Big is the new Small

As we re-imagine the synagogue’s place in American Jewish life new ideas and old ideas meld together to create interesting opportunities.  The synagogue remains an important hub of Jewish community.  However, relationships have moved to the forefront in our understanding as a way of creating communities that reach out to those on the outside and nurture those already within its arms.  The implications of a relationship model affect all aspects of synagogue life including the size of the synagogue.

 Traditional wisdom indicates that smaller tends to be better.  A lesser number makes it easier for people, including the rabbi to know one another and hopefully foster deeper relationships within the group.  Smaller is therefore also consistent with our increased emphasis on individuality. Today it is preferable to find a smaller group that shares our beliefs, rather than subsuming our own ideas to the larger and more expansive congregation of times past. When money flowed more freely and joining the synagogue was part of the natural order of things, new congregations were formed, new buildings were built, congregations grew and life was good.

In many ways, life remains good, but the traditional synagogue model is now being challenged.  The drive towards individuality is stronger than ever but the need for community continues. People however, are not flocking to join in the numbers they once did.   This challenge is in fact an opportunity for a new synagogue model to emerge where the ideas of small and large can join synergistically; We can create a large synagogue, which itself is an amalgam of smaller congregations or communities.  Many successful synagogues already practice this concept.  In each traditional area of synagogue life, multiple opportunities or access points exist both within and outside the “synagogue walls.” But the synagogue walls have been expanded to hold many ideas and defray the expenses associated with running an operation.

Traditional services are held parallel to alternative services.  Opportunities to congregate and to learn can be expanded.  Teachers can focus on the things they know well while the larger number of teacher increases the scope of offerings.  There is also the added benefit of programs, including the teaching, being more easily accessible to a broader community. People in this environment are exposed to things they might not have previously considered. Schools likewise can be combined reaping the benefits of size.  The community develops a richness and vibrancy because of the depth and breadth of opportunities to engage Jewishly that historically was limited to only the largest or most well heeled congregations.   This is being done with success around the country.  So if it is already done, what else is there to do?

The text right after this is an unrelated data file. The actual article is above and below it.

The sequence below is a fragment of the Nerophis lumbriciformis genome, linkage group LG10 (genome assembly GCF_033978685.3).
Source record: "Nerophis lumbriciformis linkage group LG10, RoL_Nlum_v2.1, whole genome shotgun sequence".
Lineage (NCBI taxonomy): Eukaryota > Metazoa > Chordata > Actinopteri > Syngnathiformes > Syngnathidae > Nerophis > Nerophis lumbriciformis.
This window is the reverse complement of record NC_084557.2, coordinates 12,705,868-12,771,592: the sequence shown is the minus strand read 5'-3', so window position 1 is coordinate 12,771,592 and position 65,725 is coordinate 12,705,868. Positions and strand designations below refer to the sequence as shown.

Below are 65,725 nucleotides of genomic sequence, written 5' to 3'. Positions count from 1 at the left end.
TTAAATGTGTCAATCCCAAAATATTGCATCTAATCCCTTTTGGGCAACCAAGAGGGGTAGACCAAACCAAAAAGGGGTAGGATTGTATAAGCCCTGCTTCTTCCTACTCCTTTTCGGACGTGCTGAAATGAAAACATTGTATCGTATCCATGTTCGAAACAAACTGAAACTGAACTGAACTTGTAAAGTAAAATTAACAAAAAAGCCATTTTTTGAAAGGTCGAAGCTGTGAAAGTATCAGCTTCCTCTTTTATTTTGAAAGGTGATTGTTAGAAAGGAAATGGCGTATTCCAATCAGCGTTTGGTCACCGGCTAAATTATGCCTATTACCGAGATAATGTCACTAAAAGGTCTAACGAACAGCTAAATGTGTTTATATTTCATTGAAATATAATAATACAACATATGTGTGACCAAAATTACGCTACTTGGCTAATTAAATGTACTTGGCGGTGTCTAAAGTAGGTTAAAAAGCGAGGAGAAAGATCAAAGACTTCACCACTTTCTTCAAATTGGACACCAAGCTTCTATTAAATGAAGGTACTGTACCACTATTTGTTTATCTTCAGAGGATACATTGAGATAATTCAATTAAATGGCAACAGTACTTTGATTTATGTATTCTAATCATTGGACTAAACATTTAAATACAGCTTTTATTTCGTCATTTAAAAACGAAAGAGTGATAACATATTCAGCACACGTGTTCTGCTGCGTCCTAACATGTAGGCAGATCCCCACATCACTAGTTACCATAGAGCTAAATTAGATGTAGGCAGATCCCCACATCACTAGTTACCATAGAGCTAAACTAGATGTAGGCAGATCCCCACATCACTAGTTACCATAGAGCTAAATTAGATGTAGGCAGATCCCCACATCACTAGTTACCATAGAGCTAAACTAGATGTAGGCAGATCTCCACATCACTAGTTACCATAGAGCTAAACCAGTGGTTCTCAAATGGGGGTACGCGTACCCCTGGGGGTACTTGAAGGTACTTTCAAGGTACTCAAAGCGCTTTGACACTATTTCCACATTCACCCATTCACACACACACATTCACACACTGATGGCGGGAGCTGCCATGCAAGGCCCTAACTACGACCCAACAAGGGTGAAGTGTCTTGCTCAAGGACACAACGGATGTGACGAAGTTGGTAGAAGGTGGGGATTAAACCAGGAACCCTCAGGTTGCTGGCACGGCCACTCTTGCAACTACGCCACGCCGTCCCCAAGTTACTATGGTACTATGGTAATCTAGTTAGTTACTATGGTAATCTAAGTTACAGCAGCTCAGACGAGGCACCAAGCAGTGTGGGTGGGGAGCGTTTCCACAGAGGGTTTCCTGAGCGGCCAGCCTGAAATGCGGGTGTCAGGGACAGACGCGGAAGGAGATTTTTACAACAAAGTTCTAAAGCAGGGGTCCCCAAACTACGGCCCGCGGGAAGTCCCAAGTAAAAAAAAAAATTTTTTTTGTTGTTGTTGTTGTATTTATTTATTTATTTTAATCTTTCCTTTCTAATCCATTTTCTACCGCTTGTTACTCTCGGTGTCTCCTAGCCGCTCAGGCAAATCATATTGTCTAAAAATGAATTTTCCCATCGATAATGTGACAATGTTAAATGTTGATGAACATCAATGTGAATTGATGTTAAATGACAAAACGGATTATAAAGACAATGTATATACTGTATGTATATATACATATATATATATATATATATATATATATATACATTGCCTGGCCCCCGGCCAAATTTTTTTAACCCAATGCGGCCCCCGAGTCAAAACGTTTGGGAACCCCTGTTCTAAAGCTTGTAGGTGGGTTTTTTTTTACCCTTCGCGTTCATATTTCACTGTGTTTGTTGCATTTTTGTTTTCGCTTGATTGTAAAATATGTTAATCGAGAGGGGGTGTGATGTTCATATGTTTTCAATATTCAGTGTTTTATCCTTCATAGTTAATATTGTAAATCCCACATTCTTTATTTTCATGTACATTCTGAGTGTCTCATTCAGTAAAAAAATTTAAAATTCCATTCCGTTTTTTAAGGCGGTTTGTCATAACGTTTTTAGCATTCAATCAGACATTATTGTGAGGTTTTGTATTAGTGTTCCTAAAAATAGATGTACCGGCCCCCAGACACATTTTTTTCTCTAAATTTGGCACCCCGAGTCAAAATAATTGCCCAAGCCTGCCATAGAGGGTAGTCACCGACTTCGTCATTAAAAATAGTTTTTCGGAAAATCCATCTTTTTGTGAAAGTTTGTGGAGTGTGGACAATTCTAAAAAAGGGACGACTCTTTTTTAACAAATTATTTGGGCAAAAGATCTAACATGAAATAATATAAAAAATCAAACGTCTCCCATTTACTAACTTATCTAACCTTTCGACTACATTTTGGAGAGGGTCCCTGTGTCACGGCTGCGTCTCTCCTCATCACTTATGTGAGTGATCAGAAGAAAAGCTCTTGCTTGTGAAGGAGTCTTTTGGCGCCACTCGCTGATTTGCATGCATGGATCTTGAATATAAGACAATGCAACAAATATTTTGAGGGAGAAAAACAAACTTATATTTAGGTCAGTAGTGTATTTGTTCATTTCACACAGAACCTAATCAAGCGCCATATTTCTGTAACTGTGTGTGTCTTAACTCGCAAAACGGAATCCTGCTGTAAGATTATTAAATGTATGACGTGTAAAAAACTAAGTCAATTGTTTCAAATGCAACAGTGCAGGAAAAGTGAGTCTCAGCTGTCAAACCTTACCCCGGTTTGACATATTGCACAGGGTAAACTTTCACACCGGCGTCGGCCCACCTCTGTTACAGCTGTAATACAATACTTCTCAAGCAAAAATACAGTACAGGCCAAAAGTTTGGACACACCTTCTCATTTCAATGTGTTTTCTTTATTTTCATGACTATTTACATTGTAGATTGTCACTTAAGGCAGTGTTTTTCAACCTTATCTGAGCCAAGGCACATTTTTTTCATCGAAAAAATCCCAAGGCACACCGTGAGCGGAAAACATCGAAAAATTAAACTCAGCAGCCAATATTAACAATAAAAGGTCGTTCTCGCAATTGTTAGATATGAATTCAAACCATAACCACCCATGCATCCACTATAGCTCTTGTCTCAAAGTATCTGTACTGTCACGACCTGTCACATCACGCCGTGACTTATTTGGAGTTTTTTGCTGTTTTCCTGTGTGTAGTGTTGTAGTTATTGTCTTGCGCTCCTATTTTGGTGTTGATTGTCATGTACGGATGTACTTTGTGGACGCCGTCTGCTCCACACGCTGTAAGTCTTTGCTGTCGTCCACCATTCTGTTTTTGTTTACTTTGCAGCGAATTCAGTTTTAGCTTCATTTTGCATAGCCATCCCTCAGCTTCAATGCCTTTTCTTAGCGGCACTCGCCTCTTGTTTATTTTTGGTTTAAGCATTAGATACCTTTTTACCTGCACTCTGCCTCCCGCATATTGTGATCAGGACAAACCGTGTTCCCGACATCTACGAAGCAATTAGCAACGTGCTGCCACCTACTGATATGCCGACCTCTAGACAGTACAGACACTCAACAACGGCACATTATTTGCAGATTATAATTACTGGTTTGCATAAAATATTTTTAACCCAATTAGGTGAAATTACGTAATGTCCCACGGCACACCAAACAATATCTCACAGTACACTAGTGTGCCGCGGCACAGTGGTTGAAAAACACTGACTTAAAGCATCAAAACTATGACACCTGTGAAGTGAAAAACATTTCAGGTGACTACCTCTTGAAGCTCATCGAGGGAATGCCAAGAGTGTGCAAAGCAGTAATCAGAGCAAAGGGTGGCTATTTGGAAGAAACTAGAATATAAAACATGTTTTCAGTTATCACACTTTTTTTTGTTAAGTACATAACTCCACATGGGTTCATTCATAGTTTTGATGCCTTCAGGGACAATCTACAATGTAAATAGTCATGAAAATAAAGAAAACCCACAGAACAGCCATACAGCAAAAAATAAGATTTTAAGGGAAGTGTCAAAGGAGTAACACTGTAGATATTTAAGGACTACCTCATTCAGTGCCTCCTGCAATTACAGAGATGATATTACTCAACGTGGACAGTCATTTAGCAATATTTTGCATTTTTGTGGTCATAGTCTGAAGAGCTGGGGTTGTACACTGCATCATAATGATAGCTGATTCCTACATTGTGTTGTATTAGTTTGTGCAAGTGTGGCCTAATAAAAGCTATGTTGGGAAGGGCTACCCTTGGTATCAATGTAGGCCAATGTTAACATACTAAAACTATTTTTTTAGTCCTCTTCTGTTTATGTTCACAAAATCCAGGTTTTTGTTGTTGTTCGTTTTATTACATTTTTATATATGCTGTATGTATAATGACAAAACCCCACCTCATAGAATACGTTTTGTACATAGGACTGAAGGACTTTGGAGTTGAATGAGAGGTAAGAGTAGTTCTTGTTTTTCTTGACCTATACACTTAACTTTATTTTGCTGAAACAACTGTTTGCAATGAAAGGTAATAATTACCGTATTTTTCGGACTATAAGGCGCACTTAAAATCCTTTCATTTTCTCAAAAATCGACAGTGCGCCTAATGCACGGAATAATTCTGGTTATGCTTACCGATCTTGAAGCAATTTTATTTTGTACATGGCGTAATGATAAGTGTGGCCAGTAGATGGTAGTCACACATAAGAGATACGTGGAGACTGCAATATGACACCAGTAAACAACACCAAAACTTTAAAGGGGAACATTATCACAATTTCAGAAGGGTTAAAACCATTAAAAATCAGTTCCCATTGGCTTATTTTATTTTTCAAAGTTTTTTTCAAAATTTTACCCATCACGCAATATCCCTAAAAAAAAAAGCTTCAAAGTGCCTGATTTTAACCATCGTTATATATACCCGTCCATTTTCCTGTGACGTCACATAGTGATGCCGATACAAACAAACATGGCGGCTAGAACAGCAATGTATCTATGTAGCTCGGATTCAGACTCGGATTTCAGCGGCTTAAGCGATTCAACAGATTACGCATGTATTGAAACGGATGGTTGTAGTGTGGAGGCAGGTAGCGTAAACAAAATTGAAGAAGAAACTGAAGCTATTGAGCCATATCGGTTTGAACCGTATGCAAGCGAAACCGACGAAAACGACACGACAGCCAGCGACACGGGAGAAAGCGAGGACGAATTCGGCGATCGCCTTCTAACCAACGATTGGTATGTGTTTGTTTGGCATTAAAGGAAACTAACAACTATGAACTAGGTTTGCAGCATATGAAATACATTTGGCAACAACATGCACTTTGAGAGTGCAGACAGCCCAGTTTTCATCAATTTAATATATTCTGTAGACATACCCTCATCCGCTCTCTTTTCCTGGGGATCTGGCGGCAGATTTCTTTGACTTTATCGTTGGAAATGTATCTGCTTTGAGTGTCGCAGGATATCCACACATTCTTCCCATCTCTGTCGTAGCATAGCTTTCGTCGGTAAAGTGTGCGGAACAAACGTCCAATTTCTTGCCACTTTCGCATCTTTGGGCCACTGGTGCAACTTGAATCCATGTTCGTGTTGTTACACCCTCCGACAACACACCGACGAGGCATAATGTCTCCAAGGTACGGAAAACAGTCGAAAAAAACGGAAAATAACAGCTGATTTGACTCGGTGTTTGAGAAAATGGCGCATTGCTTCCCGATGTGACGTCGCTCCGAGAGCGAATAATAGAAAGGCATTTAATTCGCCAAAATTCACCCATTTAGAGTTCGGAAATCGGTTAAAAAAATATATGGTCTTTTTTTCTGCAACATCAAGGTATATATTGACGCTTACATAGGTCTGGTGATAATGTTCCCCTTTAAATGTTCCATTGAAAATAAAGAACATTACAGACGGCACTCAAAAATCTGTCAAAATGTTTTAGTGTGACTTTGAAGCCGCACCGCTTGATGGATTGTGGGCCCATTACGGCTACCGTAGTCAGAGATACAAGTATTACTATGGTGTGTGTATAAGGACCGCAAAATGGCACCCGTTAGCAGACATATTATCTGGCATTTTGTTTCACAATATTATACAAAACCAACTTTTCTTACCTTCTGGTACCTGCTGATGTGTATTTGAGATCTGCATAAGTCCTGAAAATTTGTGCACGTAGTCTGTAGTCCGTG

The challenge is for existing congregations to see this as an opportunity to remain vibrant rather than as a threat to their existence. Smaller congregations struggle to meet the budget and support the overhead.  Maintaining a physical structure becomes a monumental challenge in its own right, often leaving little time for much else.  The congregational leaders become so busy with the operations of the place they have little time left to build the sacred relationships within its walls.  Joining together creates efficiencies of size in addition to diversity of programming available to a larger community.  A larger physical structure yields space for multiple groups to share.  But there are also the opportunities that arise when the smaller groups join together.

The large synagogue creates a critical mass, a Klal Yisrael.  Such unity within a community becomes a cohesive power, while the individual voice and intimate relationships are preserved and honored. There will be times when everyone will want to gather together.  Then the temporary walls that might separate the smaller sanctuary spaces can be opened up, literally and figuratively speaking, creating a larger space in which everyone can join.

There are distinct and real challenges to putting such a synagogue model in place, but the opportunity to create communities of meaning that thrive is too great to overlook, and the existing pressure many congregations feel cannot be ignored.  Besides, in many places it seems to work.

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